The stories we shared were:
• Seven Blind Mice retold by Ed Young (from Asia)
• Raven retold by Gerald McDermott (from North America)
• Grandma Chickenlegs retold by Geraldine McCaughrean (Europe)
• Master Man retold by Aaron Shepard (Africa)
• How Music Came to the World retold by Hal Ober (we chose this to represent South America, although technically this version came from Mexico)
We also choose one story with two versions to be used for a compare and contrast activity. The well-known Caps for Sale by Esphyr Slobokina was paired with The Hatseller and the Monkeys retold by Baba Wague Diakite. Although I wasn’t in the classroom for this lesson, I was told that the students “made connections all over the place.”
Ariella created a grid and hung it on the wall so that the children could record their observations about the elements in each tale. She also posted the learning standard in terms the children could understand (as she always does) and (with my help) collected dozens of other folktales for her classroom library. This allowed for immersion in folktales, beyond what was specifically accomplished using the five original tales. The students read stories individually, in pairs and in small groups, completing a graphic organizer identical to the classroom grid for each one. The books were also available for voluntary free reading, the key to reading success, as any good librarian (or teacher) will tell you.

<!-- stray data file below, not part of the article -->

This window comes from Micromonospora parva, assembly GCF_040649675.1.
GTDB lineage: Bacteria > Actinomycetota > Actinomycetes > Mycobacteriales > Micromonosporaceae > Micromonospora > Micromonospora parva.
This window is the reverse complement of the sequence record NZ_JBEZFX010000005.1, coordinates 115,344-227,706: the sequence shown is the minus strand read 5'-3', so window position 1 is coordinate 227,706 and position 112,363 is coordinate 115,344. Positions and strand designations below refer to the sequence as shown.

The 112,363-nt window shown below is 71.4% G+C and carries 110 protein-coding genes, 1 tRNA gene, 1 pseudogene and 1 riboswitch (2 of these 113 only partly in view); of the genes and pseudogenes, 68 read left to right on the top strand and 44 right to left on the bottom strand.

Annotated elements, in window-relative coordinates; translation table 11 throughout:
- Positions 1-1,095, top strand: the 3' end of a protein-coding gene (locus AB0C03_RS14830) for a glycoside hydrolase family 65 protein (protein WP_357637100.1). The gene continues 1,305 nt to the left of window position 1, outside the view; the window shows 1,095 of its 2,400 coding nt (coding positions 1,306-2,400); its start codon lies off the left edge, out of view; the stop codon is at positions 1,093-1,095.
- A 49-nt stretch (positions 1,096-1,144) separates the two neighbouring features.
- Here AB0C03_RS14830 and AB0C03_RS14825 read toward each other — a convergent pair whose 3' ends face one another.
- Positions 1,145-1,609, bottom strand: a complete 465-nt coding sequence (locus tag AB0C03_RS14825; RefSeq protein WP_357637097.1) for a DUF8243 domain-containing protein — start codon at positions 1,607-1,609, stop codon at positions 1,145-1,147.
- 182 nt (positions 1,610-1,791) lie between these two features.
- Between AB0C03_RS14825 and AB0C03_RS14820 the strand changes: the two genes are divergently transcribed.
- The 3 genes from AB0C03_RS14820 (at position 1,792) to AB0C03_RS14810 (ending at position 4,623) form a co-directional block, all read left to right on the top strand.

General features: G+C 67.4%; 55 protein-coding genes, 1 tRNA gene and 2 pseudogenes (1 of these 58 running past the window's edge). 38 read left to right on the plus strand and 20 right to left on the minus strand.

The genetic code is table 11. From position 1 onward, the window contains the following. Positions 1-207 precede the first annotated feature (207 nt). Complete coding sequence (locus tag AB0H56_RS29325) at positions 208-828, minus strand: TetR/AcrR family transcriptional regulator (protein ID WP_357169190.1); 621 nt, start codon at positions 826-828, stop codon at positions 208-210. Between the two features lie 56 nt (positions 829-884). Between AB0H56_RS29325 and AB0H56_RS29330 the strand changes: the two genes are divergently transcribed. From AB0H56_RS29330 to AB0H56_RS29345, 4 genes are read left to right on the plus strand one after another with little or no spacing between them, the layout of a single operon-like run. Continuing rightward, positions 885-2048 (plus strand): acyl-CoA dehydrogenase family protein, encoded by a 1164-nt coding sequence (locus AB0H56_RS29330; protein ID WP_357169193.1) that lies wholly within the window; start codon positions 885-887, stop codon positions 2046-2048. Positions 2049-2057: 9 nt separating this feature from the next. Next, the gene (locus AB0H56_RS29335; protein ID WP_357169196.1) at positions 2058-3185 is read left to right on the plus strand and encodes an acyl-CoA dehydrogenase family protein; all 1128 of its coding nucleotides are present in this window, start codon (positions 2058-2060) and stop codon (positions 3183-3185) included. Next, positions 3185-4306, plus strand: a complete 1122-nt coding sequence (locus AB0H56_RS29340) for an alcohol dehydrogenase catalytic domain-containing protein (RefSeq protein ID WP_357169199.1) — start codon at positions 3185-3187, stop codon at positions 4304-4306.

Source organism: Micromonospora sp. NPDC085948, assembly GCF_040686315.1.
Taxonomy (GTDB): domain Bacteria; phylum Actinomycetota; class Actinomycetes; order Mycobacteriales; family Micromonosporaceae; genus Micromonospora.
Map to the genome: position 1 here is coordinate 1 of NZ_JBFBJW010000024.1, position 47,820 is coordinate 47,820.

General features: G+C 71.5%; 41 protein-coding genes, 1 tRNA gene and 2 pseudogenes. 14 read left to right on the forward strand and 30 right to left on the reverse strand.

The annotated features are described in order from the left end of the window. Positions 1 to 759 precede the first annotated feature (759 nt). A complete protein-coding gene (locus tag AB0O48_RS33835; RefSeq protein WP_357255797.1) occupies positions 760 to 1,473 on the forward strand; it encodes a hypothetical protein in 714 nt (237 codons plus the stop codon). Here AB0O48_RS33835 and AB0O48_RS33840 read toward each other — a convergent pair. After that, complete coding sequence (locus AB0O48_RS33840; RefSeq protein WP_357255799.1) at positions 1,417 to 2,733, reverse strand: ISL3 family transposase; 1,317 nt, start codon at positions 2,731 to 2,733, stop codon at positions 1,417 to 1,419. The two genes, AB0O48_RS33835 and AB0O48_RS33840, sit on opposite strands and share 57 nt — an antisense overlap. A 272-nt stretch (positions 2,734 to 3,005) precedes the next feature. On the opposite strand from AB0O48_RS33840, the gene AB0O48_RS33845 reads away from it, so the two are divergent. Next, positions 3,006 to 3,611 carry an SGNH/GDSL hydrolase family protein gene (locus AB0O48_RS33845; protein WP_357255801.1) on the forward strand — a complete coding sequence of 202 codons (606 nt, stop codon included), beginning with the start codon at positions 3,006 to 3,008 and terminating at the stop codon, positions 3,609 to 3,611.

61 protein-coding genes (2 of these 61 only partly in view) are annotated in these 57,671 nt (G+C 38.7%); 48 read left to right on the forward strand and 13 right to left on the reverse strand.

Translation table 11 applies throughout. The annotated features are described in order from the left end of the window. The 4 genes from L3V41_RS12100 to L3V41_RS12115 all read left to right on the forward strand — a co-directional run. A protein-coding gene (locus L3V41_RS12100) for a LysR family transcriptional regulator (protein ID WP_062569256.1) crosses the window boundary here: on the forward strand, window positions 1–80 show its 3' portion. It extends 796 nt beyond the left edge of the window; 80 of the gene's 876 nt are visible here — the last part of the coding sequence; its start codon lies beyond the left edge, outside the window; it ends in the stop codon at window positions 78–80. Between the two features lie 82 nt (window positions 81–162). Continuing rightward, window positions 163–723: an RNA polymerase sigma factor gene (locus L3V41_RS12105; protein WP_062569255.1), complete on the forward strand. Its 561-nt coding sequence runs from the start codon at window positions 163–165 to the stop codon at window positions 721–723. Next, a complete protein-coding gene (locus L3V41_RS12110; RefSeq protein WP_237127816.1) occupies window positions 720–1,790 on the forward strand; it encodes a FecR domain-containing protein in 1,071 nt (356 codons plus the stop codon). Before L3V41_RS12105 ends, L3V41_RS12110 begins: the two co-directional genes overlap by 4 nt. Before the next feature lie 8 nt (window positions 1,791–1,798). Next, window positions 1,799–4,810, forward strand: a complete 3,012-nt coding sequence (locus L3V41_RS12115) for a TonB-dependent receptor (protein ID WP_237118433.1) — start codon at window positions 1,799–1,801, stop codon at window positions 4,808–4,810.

The graphic organizers provided formative assessments as the unit progressed. The summative assessment at the culmination of the unit was a writing assignment. The students wrote one paragraph about what they learned and one analyzing a specific folktale.
I am so grateful that I had the opportunity to work with Ariella on this project. Grateful for the fixed/flex schedule that allows me the time. Grateful for a supportive principal who encourages this kind of teamwork. Grateful for a veteran teacher who welcomed me into her classroom and gave me the chance to spend five hours that week with her students, above and beyond the thirty minutes of instructional time I usually have with them. This kind of in-depth teaching cannot be done working within the traditional fixed library schedule.
And they all lived happily ever after.
Last week, a yoga class and a hike serendipitously provided the inspiration for pondering about my teaching philosophy. This week, the synchronicity of a blog post and a discussion at a School Council meeting was the catalyst.
Over at Education Rethink, John Spencer is known for posting provocative stuff. In his December 3rd post titled “The Pros and Cons of Common Core Reading” he leads with a quote, “Common Core is about being college and career ready. What about being ready for life?” What about being a citizen of the world? A caretaker of the environment? A creator or promoter of the arts? And what about our students’ passions that may not lead to a career but will bring fullness to their lives? What about their curiosity that can’t be satisfied within the standardized frameworks?